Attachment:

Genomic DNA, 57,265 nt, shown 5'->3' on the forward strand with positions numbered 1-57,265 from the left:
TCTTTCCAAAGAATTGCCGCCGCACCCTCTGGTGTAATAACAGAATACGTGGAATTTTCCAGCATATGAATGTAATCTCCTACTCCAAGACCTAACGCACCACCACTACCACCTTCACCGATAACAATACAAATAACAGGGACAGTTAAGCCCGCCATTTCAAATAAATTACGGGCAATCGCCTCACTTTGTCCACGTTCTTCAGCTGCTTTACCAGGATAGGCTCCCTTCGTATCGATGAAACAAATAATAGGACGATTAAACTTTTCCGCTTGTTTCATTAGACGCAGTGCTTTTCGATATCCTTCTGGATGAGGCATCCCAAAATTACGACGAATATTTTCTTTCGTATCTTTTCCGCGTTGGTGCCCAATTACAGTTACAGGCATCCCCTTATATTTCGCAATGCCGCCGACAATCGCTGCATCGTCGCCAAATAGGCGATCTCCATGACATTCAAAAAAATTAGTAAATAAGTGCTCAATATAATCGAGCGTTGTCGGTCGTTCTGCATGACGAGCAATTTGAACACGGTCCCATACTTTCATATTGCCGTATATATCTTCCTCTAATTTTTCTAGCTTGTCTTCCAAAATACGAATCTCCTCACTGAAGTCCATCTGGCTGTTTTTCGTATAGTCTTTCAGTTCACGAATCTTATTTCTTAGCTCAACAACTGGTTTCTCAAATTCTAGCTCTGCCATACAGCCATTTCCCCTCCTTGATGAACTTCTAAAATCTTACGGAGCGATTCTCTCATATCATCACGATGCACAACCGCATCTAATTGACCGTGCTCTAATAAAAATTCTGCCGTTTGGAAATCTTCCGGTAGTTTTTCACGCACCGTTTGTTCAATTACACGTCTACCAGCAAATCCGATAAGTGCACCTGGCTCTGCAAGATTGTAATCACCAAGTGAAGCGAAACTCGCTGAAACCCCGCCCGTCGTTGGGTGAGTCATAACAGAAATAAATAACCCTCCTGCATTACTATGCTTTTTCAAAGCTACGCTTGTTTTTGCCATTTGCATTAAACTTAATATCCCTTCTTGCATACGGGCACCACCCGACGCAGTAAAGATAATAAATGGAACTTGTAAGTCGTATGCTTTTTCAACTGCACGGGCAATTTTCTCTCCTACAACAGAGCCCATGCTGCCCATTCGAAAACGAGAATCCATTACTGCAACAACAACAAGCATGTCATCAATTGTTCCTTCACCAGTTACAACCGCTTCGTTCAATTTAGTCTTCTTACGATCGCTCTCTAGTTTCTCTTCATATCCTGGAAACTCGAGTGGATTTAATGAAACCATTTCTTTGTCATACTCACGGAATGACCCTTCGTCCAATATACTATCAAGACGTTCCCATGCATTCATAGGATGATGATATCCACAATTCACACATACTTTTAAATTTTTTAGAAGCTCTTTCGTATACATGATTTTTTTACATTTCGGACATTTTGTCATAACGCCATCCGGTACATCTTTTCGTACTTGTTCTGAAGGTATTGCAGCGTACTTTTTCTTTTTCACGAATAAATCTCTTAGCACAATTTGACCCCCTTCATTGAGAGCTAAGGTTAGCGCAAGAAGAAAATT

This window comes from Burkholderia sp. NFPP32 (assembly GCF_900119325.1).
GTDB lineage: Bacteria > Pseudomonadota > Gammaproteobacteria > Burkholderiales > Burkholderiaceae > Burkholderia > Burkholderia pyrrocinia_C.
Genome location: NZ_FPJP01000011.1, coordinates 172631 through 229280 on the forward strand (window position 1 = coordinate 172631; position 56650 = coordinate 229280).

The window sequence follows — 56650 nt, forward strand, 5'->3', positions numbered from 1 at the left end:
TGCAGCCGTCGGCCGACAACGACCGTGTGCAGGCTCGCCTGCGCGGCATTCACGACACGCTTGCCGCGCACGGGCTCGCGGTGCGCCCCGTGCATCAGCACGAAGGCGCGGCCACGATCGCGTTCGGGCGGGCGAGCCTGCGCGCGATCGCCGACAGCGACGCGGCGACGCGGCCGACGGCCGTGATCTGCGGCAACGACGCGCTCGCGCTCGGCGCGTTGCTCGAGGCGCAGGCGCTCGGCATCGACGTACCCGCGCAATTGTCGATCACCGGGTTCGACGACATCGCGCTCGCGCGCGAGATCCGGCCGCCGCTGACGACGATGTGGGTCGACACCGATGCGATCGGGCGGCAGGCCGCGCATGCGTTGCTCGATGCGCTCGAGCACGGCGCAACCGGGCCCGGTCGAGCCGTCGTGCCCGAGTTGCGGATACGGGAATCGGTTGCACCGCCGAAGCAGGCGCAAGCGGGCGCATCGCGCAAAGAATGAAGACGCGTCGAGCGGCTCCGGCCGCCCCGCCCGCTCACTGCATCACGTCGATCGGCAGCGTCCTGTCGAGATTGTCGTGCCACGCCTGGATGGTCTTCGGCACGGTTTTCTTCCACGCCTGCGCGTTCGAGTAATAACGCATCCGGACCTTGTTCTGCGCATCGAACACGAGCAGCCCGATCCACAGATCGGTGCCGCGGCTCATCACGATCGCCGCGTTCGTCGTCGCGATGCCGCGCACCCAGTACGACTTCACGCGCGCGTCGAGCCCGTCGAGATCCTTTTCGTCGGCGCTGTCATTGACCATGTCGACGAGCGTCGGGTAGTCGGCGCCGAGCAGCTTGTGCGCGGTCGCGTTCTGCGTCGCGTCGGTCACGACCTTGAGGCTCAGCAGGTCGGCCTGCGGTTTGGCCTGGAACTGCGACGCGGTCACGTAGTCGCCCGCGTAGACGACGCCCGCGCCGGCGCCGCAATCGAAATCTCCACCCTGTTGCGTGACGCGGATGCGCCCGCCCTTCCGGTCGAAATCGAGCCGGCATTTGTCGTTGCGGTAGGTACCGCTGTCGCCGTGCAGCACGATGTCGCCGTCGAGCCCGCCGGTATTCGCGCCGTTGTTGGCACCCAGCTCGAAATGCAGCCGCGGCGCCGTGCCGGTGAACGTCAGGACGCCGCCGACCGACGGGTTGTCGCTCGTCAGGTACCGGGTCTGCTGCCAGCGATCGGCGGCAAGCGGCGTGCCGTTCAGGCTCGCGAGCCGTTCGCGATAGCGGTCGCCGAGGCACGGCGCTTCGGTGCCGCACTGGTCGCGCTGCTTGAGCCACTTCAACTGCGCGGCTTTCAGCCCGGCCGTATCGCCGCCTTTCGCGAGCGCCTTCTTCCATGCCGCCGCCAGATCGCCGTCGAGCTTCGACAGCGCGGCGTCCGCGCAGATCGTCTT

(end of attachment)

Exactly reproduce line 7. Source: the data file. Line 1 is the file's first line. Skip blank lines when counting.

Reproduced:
TGCAGCCGTCGGCCGACAACGACCGTGTGCAGGCTCGCCTGCGCGGCATTCACGACACGCTTGCCGCGCACGGGCTCGCGGTGCGCCCCGTGCATCAGCACGAAGGCGCGGCCACGATCGCGTTCGGGCGGGCGAGCCTGCGCGCGATCGCCGACAGCGACGCGGCGACGCGGCCGACGGCCGTGATCTGCGGCAACGACGCGCTCGCGCTCGGCGCGTTGCTCGAGGCGCAGGCGCTCGGCATCGACGTACCCGCGCAATTGTCGATCACCGGGTTCGACGACATCGCGCTCGCGCGCGAGATCCGGCCGCCGCTGACGACGATGTGGGTCGACACCGATGCGATCGGGCGGCAGGCCGCGCATGCGTTGCTCGATGCGCTCGAGCACGGCGCAACCGGGCCCGGTCGAGCCGTCGTGCCCGAGTTGCGGATACGGGAATCGGTTGCACCGCCGAAGCAGGCGCAAGCGGGCGCATCGCGCAAAGAATGAAGACGCGTCGAGCGGCTCCGGCCGCCCCGCCCGCTCACTGCATCACGTCGATCGGCAGCGTCCTGTCGAGATTGTCGTGCCACGCCTGGATGGTCTTCGGCACGGTTTTCTTCCACGCCTGCGCGTTCGAGTAATAACGCATCCGGACCTTGTTCTGCGCATCGAACACGAGCAGCCCGATCCACAGATCGGTGCCGCGGCTCATCACGATCGCCGCGTTCGTCGTCGCGATGCCGCGCACCCAGTACGACTTCACGCGCGCGTCGAGCCCGTCGAGATCCTTTTCGTCGGCGCTGTCATTGACCATGTCGACGAGCGTCGGGTAGTCGGCGCCGAGCAGCTTGTGCGCGGTCGCGTTCTGCGTCGCGTCGGTCACGACCTTGAGGCTCAGCAGGTCGGCCTGCGGTTTGGCCTGGAACTGCGACGCGGTCACGTAGTCGCCCGCGTAGACGACGCCCGCGCCGGCGCCGCAATCGAAATCTCCACCCTGTTGCGTGACGCGGATGCGCCCGCCCTTCCGGTCGAAATCGAGCCGGCATTTGTCGTTGCGGTAGGTACCGCTGTCGCCGTGCAGCACGATGTCGCCGTCGAGCCCGCCGGTATTCGCGCCGTTGTTGGCACCCAGCTCGAAATGCAGCCGCGGCGCCGTGCCGGTGAACGTCAGGACGCCGCCGACCGACGGGTTGTCGCTCGTCAGGTACCGGGTCTGCTGCCAGCGATCGGCGGCAAGCGGCGTGCCGTTCAGGCTCGCGAGCCGTTCGCGATAGCGGTCGCCGAGGCACGGCGCTTCGGTGCCGCACTGGTCGCGCTGCTTGAGCCACTTCAACTGCGCGGCTTTCAGCCCGGCCGTATCGCCGCCTTTCGCGAGCGCCTTCTTCCATGCCGCCGCCAGATCGCCGTCGAGCTTCGACAGCGCGGCGTCCGCGCAGATCGTCTT